concentrate not only on their 
voices. but on their balance. 

It is a pity that this machine 
should loom so large — larger, 
surely, than it did when this 
production was first staged at 
Snape in .1980 — when other 
aspects of the design are 
inventive. The fairies all look 
as if they had- been splashing 
naked in- Howard Hodgkin's 
paint-pots. and. Oberon and. 
.Tytania have splendid billow- 
ing trains made out of whatev- 
er stuff- it is they use for 
dragonfly. wings. The lovers all 
in white are apt (though 
Hermia's teddy-bear is a silly 
touch), and John B. Read’s 
lighting even does something 
for the cloud shapes of. 

Oberon, with Mark Rylance'; 

strange and 
s wild-boy 

deserves credit for realizing 
him so unpleasantly welL 
The ringing cast is much 
easier to admire. James Bow- 
man steps on as Oberon from 
the old production of blessed 
memory, and, notwithstand- 
ing a tew losses of tone on 
Tuesday night, he gives a 
wondrous, strange and deli- 
cate performance, reaching 
right across the theatre with 
pinpoint exactitude. He has an 
intensely spirited and radiant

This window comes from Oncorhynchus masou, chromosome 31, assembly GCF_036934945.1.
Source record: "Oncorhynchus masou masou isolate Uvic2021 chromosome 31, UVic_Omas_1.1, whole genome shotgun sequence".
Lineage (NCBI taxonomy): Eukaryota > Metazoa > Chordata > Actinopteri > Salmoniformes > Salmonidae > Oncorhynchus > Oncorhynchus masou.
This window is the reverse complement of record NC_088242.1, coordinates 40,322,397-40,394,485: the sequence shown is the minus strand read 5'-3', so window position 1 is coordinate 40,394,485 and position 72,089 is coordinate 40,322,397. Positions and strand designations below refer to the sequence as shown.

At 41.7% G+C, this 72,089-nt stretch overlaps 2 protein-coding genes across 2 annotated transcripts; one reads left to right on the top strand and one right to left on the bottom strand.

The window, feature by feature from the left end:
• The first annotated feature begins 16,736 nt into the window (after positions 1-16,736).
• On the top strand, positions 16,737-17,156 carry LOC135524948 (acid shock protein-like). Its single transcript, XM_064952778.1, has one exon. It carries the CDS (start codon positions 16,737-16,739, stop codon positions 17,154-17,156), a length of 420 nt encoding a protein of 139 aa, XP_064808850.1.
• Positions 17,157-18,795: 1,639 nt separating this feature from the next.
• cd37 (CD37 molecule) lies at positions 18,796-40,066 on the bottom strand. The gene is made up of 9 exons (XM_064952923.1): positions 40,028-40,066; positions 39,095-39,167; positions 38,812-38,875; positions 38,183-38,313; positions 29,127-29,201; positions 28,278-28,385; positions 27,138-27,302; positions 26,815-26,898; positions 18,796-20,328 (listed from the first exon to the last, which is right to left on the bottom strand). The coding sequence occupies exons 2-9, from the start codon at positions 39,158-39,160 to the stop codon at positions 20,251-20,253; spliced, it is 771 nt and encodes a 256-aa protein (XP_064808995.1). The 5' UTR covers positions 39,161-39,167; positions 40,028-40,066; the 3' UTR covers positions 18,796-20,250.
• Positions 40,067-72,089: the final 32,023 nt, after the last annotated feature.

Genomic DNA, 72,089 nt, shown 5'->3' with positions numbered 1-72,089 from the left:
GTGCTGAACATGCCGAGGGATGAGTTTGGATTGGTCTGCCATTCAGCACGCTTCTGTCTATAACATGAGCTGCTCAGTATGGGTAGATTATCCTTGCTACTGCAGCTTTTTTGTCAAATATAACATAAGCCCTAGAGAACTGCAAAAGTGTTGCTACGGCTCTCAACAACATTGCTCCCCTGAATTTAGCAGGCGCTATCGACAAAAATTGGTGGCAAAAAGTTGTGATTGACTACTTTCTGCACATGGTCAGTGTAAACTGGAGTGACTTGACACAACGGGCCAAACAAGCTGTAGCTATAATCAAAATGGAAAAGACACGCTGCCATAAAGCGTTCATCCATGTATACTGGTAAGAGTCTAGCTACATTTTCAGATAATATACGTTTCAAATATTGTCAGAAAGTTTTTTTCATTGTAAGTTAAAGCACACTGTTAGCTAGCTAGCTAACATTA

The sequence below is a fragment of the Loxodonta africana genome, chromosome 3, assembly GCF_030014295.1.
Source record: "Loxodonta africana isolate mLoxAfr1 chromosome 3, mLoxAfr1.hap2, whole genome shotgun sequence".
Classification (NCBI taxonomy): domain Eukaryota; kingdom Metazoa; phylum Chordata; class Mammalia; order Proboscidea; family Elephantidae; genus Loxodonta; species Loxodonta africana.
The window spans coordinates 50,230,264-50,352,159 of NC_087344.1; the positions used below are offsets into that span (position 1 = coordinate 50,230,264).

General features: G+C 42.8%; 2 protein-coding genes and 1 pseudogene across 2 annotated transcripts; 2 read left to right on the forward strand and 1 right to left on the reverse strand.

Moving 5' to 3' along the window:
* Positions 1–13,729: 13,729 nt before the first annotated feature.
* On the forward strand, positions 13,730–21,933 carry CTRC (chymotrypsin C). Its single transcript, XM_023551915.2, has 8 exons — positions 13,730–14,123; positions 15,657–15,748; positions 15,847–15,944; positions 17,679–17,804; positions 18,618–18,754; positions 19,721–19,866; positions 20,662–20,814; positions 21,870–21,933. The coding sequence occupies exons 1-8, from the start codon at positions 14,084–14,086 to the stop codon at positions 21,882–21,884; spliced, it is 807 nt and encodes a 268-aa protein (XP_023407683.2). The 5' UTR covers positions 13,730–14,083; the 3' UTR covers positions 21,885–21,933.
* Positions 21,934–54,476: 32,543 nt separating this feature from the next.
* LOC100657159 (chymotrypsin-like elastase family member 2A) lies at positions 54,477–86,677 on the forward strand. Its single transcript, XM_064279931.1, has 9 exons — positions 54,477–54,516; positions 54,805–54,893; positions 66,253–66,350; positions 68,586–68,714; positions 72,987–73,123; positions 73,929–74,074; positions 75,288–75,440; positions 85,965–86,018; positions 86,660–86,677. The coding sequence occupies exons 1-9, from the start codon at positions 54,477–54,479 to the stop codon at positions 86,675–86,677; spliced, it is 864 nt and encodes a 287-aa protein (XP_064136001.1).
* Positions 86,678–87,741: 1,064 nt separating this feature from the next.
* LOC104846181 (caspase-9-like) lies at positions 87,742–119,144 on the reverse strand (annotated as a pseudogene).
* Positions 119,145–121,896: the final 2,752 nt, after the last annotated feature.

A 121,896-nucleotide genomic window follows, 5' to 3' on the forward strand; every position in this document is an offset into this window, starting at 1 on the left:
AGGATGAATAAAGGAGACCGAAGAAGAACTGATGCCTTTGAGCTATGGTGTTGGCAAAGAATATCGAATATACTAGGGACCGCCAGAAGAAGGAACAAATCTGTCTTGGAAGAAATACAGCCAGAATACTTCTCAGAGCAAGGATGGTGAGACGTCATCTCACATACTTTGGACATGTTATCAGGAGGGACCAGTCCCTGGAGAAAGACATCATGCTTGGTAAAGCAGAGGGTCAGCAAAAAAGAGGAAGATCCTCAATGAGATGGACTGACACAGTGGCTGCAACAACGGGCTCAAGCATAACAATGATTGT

partner in Lilian Watson's 
Tytania. The lovers too are 
half familiar, half new. but all 

meatsafe-screening that keep: magnificent. Kim Begley as 
gliding by. There is, however, Lysander is very ready for 

less to. be said for Puck’s 
outfit one thought him more 
a Caliban as he appeared in 
the black strip of an old 
pugilist, with bleached wire- 

impose boring symmetrical brush hair. He is a peculiarly 
ananaemenis of bodies, so unsavoury kind of wild boy, 

and Mark Rylance perhaps 

arrangements of bodies, so 
that those moments in the 

Jove's delights, but is equally 
prepared io relish Britten’s as 
'they come. Jonathan Sum- 
mers offers an upright, well 
projected and strongly sung 
Demetrius. Felicity Lott is 
more suited to the tenderness 
of Helena than to her comedy. 

while Claire Powell manages 
both (full advantage is taken 
of the ladies’ difference in 
height) as Hermia. 

The mechanicals, at least 
the human ones among them, 
are dominated by the rugged, 
resilient and thoroughly musi- 
cal Bottom of Stafford Dean, 
who seems the more comic for 
being ignorant that he is in a 
comedy. The orchestral play- 
ing under Roderick Brydon 
was not so firmly in place. Mr 
Brydon is an excellent Britten 
conductor, and here he 
seemed to be providing the 
right lead, but there were as 
many flaws as imaginative 
spots in the solo playing, and 
the general mezzo-forte lev- 
elled out much of the gauzy 
fineness of the score: perhaps 
it is not a dream to be dreamt 
in so large a theatre. 

Paul Griffiths 

Busy opera-goers up and down 
the country will have noticed a